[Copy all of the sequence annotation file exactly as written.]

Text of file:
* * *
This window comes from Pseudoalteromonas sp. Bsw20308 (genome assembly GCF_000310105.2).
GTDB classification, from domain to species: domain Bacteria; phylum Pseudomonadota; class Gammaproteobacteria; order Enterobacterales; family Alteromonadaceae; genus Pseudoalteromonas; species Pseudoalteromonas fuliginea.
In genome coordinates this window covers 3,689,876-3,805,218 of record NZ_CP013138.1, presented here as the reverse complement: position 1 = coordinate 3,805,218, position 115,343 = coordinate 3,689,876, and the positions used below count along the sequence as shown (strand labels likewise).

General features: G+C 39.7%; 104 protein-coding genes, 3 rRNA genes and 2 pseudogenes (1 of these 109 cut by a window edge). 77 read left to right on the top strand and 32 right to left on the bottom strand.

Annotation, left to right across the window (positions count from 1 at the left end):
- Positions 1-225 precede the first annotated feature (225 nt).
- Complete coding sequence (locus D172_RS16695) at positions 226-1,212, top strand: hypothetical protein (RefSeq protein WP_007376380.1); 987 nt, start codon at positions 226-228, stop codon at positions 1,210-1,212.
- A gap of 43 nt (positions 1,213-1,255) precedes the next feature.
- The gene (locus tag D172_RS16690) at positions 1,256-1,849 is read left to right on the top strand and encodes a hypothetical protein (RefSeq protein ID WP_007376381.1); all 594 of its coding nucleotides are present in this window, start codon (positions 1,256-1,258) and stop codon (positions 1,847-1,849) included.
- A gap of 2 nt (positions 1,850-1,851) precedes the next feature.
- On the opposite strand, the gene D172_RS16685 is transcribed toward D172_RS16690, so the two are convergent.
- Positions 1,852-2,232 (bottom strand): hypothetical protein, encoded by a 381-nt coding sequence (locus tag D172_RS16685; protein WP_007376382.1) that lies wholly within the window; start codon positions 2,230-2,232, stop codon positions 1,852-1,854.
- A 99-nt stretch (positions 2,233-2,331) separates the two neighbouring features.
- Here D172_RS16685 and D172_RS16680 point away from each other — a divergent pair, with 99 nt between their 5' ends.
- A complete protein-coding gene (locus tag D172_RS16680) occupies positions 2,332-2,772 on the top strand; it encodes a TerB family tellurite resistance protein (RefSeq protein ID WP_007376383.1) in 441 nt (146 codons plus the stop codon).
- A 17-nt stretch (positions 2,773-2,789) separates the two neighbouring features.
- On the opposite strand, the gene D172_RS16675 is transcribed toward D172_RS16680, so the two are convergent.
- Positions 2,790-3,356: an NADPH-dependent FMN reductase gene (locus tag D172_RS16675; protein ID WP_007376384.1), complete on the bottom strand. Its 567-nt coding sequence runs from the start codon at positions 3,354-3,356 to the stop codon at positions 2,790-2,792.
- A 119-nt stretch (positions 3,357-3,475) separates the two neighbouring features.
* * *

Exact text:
This window comes from Pseudoalteromonas sp. Bsw20308 (genome assembly GCF_000310105.2).
GTDB classification, from domain to species: domain Bacteria; phylum Pseudomonadota; class Gammaproteobacteria; order Enterobacterales; family Alteromonadaceae; genus Pseudoalteromonas; species Pseudoalteromonas fuliginea.
In genome coordinates this window covers 3,689,876-3,805,218 of record NZ_CP013138.1, presented here as the reverse complement: position 1 = coordinate 3,805,218, position 115,343 = coordinate 3,689,876, and the positions used below count along the sequence as shown (strand labels likewise).

General features: G+C 39.7%; 104 protein-coding genes, 3 rRNA genes and 2 pseudogenes (1 of these 109 cut by a window edge). 77 read left to right on the top strand and 32 right to left on the bottom strand.

Annotation, left to right across the window (positions count from 1 at the left end):
- Positions 1-225 precede the first annotated feature (225 nt).
- Complete coding sequence (locus D172_RS16695) at positions 226-1,212, top strand: hypothetical protein (RefSeq protein WP_007376380.1); 987 nt, start codon at positions 226-228, stop codon at positions 1,210-1,212.
- A gap of 43 nt (positions 1,213-1,255) precedes the next feature.
- The gene (locus tag D172_RS16690) at positions 1,256-1,849 is read left to right on the top strand and encodes a hypothetical protein (RefSeq protein ID WP_007376381.1); all 594 of its coding nucleotides are present in this window, start codon (positions 1,256-1,258) and stop codon (positions 1,847-1,849) included.
- A gap of 2 nt (positions 1,850-1,851) precedes the next feature.
- On the opposite strand, the gene D172_RS16685 is transcribed toward D172_RS16690, so the two are convergent.
- Positions 1,852-2,232 (bottom strand): hypothetical protein, encoded by a 381-nt coding sequence (locus tag D172_RS16685; protein WP_007376382.1) that lies wholly within the window; start codon positions 2,230-2,232, stop codon positions 1,852-1,854.
- A 99-nt stretch (positions 2,233-2,331) separates the two neighbouring features.
- Here D172_RS16685 and D172_RS16680 point away from each other — a divergent pair, with 99 nt between their 5' ends.
- A complete protein-coding gene (locus tag D172_RS16680) occupies positions 2,332-2,772 on the top strand; it encodes a TerB family tellurite resistance protein (RefSeq protein ID WP_007376383.1) in 441 nt (146 codons plus the stop codon).
- A 17-nt stretch (positions 2,773-2,789) separates the two neighbouring features.
- On the opposite strand, the gene D172_RS16675 is transcribed toward D172_RS16680, so the two are convergent.
- Positions 2,790-3,356: an NADPH-dependent FMN reductase gene (locus tag D172_RS16675; protein ID WP_007376384.1), complete on the bottom strand. Its 567-nt coding sequence runs from the start codon at positions 3,354-3,356 to the stop codon at positions 2,790-2,792.
- A 119-nt stretch (positions 3,357-3,475) separates the two neighbouring features.